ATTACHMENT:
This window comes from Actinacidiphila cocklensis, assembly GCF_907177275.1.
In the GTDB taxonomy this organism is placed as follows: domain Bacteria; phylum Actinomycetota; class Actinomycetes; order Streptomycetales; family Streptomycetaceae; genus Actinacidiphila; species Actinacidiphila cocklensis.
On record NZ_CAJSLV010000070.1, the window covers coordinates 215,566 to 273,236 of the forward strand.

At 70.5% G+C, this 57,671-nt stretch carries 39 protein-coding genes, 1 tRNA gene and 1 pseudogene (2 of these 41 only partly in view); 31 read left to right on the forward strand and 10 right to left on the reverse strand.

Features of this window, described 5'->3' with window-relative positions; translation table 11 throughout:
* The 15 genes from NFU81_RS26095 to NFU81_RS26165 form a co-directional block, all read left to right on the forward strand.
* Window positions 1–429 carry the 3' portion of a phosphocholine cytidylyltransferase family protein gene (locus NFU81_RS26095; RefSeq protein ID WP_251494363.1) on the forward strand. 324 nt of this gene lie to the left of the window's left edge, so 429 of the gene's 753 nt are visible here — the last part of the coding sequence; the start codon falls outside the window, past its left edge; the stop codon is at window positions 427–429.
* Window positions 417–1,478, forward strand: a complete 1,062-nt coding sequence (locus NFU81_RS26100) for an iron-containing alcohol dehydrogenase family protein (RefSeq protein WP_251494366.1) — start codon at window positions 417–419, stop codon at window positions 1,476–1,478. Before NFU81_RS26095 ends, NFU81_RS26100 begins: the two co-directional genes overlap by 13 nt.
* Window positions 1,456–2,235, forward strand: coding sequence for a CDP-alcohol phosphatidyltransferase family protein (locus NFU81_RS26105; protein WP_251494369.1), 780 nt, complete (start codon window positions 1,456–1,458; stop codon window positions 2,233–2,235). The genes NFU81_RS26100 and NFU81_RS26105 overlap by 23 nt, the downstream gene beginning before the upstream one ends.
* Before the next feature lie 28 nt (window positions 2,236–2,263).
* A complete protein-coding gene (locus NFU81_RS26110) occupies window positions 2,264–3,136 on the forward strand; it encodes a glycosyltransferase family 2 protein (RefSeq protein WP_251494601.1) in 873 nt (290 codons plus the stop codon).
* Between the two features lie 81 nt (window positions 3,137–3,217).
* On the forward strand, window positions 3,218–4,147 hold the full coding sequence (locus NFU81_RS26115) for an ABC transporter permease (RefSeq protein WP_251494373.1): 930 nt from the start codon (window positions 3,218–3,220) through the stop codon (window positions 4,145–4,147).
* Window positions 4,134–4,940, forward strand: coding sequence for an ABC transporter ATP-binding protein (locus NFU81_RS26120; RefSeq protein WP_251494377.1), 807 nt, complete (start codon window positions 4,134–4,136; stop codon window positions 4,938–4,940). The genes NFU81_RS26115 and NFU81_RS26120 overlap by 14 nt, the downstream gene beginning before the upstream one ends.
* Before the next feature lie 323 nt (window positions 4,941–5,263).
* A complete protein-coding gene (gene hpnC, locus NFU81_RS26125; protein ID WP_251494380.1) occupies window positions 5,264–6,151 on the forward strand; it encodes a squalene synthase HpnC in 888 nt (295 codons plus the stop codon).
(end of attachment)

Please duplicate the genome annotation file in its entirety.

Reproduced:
This window comes from Actinacidiphila cocklensis, assembly GCF_907177275.1.
In the GTDB taxonomy this organism is placed as follows: domain Bacteria; phylum Actinomycetota; class Actinomycetes; order Streptomycetales; family Streptomycetaceae; genus Actinacidiphila; species Actinacidiphila cocklensis.
On record NZ_CAJSLV010000070.1, the window covers coordinates 215,566 to 273,236 of the forward strand.

At 70.5% G+C, this 57,671-nt stretch carries 39 protein-coding genes, 1 tRNA gene and 1 pseudogene (2 of these 41 only partly in view); 31 read left to right on the forward strand and 10 right to left on the reverse strand.

Features of this window, described 5'->3' with window-relative positions; translation table 11 throughout:
* The 15 genes from NFU81_RS26095 to NFU81_RS26165 form a co-directional block, all read left to right on the forward strand.
* Window positions 1–429 carry the 3' portion of a phosphocholine cytidylyltransferase family protein gene (locus NFU81_RS26095; RefSeq protein ID WP_251494363.1) on the forward strand. 324 nt of this gene lie to the left of the window's left edge, so 429 of the gene's 753 nt are visible here — the last part of the coding sequence; the start codon falls outside the window, past its left edge; the stop codon is at window positions 427–429.
* Window positions 417–1,478, forward strand: a complete 1,062-nt coding sequence (locus NFU81_RS26100) for an iron-containing alcohol dehydrogenase family protein (RefSeq protein WP_251494366.1) — start codon at window positions 417–419, stop codon at window positions 1,476–1,478. Before NFU81_RS26095 ends, NFU81_RS26100 begins: the two co-directional genes overlap by 13 nt.
* Window positions 1,456–2,235, forward strand: coding sequence for a CDP-alcohol phosphatidyltransferase family protein (locus NFU81_RS26105; protein WP_251494369.1), 780 nt, complete (start codon window positions 1,456–1,458; stop codon window positions 2,233–2,235). The genes NFU81_RS26100 and NFU81_RS26105 overlap by 23 nt, the downstream gene beginning before the upstream one ends.
* Before the next feature lie 28 nt (window positions 2,236–2,263).
* A complete protein-coding gene (locus NFU81_RS26110) occupies window positions 2,264–3,136 on the forward strand; it encodes a glycosyltransferase family 2 protein (RefSeq protein WP_251494601.1) in 873 nt (290 codons plus the stop codon).
* Between the two features lie 81 nt (window positions 3,137–3,217).
* On the forward strand, window positions 3,218–4,147 hold the full coding sequence (locus NFU81_RS26115) for an ABC transporter permease (RefSeq protein WP_251494373.1): 930 nt from the start codon (window positions 3,218–3,220) through the stop codon (window positions 4,145–4,147).
* Window positions 4,134–4,940, forward strand: coding sequence for an ABC transporter ATP-binding protein (locus NFU81_RS26120; RefSeq protein WP_251494377.1), 807 nt, complete (start codon window positions 4,134–4,136; stop codon window positions 4,938–4,940). The genes NFU81_RS26115 and NFU81_RS26120 overlap by 14 nt, the downstream gene beginning before the upstream one ends.
* Before the next feature lie 323 nt (window positions 4,941–5,263).
* A complete protein-coding gene (gene hpnC, locus NFU81_RS26125; protein ID WP_251494380.1) occupies window positions 5,264–6,151 on the forward strand; it encodes a squalene synthase HpnC in 888 nt (295 codons plus the stop codon).